Bracknell Forest revealed as the most buoyant house market outside London as property prices soar

Families can’t lose in this booming Berkshire spot with great schools and good-value houses an hour from central London - but now is the time to buy.
Within the magic commuting time of no longer than an hour —  which will get better thanks to the Crossrail effect — with good schools and quality, affordable family homes in lovely countryside, Bracknell Forest, just beyond Surrey, should be on the wish list of Londoners jumping ship.

Indeed, latest Land Registry data confirms it as the most buoyant market in England and Wales, excluding the capital.
There’s probably no time to dawdle though. In the last year this slice of Berkshire saw annual price increases of 14 per cent, almost exactly twice the national average.
A key reason why this under-the-radar location has quietly started to excel is that it borders more expensive locations including Windsor to the north east and Ascot in Surrey to the west, so it is enjoying a ripple effect from priced-out buyers.


The average property in Bracknell Forest currently costs £249,531, which compares favourably to these chichi neighbours. The average Surrey home costs £352,934, while in Windsor and Maidenhead an average property will set you back £385,325.
Bracknell Forest’s major town is Bracknell, and, to be blunt, Bracknell is not a good reason to pack up and move out of London. However, it is in the throes of a major regeneration project which should make it a lot more appealing.

The tired, clone-ish, hoody-ridden high street is being replaced with a shiny new shopping centre, the Northern Retail Quarter, with posh Fenwick and Carluccios. There will also be a 12-screen cinema. Work is due to start on site next year and finish in about 2017.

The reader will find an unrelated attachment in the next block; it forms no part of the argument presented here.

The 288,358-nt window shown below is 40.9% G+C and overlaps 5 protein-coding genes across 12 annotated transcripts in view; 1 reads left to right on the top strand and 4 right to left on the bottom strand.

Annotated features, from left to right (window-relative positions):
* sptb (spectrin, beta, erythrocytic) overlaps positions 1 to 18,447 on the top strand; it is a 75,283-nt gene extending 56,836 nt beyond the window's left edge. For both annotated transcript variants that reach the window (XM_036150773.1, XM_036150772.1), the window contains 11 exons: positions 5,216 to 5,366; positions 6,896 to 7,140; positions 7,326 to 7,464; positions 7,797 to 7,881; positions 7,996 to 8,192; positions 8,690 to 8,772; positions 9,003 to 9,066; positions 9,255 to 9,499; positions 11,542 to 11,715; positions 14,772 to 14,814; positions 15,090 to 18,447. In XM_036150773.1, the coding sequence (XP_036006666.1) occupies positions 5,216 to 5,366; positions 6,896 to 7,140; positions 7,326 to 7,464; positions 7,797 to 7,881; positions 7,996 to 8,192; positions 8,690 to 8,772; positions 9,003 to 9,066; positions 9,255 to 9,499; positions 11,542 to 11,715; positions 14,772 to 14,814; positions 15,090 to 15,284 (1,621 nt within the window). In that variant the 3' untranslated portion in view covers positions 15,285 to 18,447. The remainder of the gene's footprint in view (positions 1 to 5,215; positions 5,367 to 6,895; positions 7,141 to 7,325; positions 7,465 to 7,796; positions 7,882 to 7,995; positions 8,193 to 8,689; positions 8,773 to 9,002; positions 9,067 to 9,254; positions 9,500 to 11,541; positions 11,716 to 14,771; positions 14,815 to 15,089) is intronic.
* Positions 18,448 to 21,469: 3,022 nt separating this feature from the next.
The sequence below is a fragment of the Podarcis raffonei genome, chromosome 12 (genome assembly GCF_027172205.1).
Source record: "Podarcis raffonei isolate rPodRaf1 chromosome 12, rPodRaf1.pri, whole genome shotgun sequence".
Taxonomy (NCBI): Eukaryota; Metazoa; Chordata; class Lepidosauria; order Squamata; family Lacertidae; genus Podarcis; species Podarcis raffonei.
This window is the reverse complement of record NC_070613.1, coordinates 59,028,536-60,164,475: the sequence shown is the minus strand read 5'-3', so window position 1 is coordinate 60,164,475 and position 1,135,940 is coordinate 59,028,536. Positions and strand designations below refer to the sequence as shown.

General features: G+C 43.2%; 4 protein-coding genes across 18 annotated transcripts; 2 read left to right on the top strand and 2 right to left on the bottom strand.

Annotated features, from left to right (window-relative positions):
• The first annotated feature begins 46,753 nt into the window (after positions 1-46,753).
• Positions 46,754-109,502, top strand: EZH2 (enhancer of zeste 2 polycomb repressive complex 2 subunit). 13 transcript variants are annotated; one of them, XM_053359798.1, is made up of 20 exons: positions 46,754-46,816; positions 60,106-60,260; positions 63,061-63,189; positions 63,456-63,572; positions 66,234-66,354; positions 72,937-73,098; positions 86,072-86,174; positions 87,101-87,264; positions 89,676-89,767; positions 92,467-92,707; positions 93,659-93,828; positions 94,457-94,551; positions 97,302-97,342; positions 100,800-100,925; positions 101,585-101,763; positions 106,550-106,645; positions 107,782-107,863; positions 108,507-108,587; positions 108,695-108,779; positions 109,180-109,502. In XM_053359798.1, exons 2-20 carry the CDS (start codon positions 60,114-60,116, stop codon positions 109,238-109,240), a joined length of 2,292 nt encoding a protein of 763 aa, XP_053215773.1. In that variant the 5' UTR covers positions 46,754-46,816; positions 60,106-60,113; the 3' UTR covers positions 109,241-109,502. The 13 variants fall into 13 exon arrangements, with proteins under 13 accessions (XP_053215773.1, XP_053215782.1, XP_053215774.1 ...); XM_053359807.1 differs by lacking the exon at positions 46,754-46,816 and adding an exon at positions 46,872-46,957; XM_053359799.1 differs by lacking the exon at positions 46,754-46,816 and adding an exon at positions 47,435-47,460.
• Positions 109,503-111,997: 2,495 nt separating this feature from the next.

The attraction of the area is its satellite villages and Gerry Burke, owner of Gerry Burke & Co estate agents, tells searchers to head two and a half miles north west to Binfield. Residents here can commute from Bracknell to Waterloo or head to Twyford, six miles away, for trains to Paddington. Both journeys take less than an hour and an annual season ticket costs £3,392.
From 2017 Twyford will have the huge advantage of being on the Crossrail line, with direct services to the West End and City.

Binfield is a mid-sized village with a good range of period and postwar housing at, by London standards, hugely affordable prices. There are several good pubs, the Victoria Arms being the locals’ choice, and a small parade of shops. Nearby open space includes Pope’s Meadow, a Green Flag Award-winning wildlife haven, and Binfield Church of England Primary School is rated “good” by Ofsted.
A two-bedroom Edwardian cottage in the village would cost £300,000 to £350,000, with four-bedroom, modern detached houses from about £450,000. At the top end of the market £800,000 to £900,000 would buy a detached, five-bedroom house on the edge of the village.
Another village option north of Bracknell is Warfield. There are a handful of period homes at its heart but most of its housing dates from the Eighties and Nineties.